What’s behind the Google Fiber delays in California’s Silicon Valley, and what could that mean for the rest of the country? Google’s installation of 1Gbps fiber-optic internet service in several Silicon Valley cities has been put on hold while the company considers infrastructure alternatives, according to The Mercury News and Ars Technica.
San Jose, Mountain View, Sunnyvale, Santa Clara, and Palo Alto were and still are on the list for superspeedy internet access, according to city officials and Google. The cities were recently surprised to learn the schedules have been pushed back. Mike Fuller, Mountain View public works director, said, “We didn’t expect it because we were working on what was their plan at the time.”
In San Jose, final permits that were ready in May marked the expected launch of a three-year construction project. Estimates were that 60 percent of the fiber-optic cable would be underground and 40 percent aerial, on utility poles. Almost 100 employees set to install Google Fiber in San Jose last month were informed of the delay and offered transfers to work on an unrelated project in San Diego. According to fiber-optic installer Salvador Bustamonte, “They said that Google was going to re-evaluate this whole project because they were thinking of going aerial.”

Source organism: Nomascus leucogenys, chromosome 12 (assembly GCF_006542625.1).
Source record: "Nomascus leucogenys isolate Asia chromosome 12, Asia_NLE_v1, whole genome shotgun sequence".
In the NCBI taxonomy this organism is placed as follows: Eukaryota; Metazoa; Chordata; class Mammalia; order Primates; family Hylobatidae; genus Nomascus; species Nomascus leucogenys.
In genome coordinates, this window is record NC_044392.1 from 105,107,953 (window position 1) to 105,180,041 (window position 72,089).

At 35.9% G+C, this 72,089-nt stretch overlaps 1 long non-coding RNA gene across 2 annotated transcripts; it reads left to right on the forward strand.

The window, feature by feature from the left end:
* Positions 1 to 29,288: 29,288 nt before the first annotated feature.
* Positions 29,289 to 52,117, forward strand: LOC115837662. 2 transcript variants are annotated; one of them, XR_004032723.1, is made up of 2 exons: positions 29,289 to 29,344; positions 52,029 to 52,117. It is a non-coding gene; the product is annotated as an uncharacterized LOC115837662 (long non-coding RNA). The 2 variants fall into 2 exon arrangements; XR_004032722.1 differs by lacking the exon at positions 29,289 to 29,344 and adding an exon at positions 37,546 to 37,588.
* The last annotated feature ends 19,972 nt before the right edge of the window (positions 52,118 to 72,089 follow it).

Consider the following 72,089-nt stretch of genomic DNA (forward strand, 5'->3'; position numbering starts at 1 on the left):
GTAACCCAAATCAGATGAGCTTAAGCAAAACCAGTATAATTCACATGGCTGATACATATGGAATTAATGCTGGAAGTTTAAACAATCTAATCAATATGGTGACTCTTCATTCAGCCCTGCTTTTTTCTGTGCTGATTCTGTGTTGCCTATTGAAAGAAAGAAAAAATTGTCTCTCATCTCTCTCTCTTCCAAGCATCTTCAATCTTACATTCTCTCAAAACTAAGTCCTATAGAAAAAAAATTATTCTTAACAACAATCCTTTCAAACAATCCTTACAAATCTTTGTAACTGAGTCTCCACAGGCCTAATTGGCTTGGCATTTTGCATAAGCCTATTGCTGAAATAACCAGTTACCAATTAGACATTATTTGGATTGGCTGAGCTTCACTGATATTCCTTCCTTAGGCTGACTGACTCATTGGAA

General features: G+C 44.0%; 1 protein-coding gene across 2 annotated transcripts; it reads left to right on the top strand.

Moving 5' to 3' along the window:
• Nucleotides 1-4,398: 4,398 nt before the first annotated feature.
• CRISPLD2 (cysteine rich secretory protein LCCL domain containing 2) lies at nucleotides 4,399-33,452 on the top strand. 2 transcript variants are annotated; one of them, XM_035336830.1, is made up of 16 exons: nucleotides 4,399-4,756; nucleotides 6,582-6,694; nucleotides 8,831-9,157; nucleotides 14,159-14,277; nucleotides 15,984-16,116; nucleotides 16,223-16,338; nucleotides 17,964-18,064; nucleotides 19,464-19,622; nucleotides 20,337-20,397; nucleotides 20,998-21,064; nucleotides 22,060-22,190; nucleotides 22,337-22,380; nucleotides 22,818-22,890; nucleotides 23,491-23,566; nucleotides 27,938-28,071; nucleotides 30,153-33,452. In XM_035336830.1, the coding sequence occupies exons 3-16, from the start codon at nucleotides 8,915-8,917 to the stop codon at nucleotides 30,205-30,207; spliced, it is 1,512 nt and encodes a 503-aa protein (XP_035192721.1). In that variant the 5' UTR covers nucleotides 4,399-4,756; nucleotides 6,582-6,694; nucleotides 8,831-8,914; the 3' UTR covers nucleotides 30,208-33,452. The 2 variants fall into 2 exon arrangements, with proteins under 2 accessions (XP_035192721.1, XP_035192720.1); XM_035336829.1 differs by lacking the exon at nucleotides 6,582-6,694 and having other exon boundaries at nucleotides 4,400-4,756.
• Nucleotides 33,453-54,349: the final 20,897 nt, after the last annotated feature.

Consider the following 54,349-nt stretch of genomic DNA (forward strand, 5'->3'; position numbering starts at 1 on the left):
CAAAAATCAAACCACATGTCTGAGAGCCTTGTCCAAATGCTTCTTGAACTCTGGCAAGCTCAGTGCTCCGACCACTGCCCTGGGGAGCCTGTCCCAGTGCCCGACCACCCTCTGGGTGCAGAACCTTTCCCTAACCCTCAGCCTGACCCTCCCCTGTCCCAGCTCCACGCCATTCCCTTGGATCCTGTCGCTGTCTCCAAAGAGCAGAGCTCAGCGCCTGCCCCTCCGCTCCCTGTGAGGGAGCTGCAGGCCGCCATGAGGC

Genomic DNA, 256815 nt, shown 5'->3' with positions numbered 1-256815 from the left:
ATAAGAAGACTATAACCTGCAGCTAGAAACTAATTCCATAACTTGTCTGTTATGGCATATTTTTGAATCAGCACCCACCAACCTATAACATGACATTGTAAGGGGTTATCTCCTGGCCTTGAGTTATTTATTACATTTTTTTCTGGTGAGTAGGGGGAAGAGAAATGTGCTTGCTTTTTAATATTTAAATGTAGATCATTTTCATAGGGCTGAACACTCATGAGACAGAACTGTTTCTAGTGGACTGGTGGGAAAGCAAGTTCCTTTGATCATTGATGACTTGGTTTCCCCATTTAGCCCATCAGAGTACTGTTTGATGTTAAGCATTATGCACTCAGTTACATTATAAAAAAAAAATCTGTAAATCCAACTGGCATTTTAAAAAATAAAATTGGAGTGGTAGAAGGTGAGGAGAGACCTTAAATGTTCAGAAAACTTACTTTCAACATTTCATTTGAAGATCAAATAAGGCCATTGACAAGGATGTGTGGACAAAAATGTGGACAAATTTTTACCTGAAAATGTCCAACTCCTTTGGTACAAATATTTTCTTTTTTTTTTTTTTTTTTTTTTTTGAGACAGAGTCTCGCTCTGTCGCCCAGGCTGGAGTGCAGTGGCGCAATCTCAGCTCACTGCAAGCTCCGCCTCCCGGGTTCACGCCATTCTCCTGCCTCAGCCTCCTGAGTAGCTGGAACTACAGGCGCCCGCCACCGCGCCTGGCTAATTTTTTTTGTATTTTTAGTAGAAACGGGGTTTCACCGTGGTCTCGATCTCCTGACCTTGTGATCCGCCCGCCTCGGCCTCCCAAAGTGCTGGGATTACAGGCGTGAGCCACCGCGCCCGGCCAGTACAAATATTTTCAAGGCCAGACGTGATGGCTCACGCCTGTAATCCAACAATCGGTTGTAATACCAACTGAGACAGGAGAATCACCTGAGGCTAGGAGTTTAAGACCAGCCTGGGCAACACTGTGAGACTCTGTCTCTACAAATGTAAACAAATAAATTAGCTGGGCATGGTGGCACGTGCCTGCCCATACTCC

Google’s parent company Alphabet Inc. is in the process of buying point-to-point wireless data company Webpass, Inc. That deal is expected to be done by the end of summer. Because Webpass’s technology offers internet service at the same gigabyte speed as Google Fiber, once the acquisition is complete, Google will have three choices: cables laid underground, cables strung pole-to-pole,and point-to-point wireless.
Digging up city streets to run cable underground is time-consuming and costly. According to The Mercury News, AT&T and Comcast have been making it difficult for Google to use existing, privately owned utility poles. If point-to-point wireless can provide service as fast as fiber-optic cable, the Webpass acquisition could keep Google out of the ground and off the poles, and into the air.
Google Fiber spokesperson Veronica Navarrete confirmed the company is still talking with the Silicon Valley cities but said it “takes time” to deploy “the latest technologies in alignment with our product road map while understanding local considerations and challenges.”
From the national perspective, The Mercury News reported, “Google Fiber is already up and running in seven other major cities, outside California, but a source familiar with the project says the company is putting additional fiber locations on the back burner to reassess the technology and explore a cheaper alternative — wireless service that does not require expensive, capital-intensive, and time-consuming installation of fiber cables under the ground. The source said Google is now focusing more on aerial installation.”
For cities on the Google Fiber lists — in California and other states — delays in gigabyte internet have to be frustrating. If, however, it turns out that new technologies or combinations thereof enable faster and less expensive gigabyte internet rollouts, many more cities could benefit.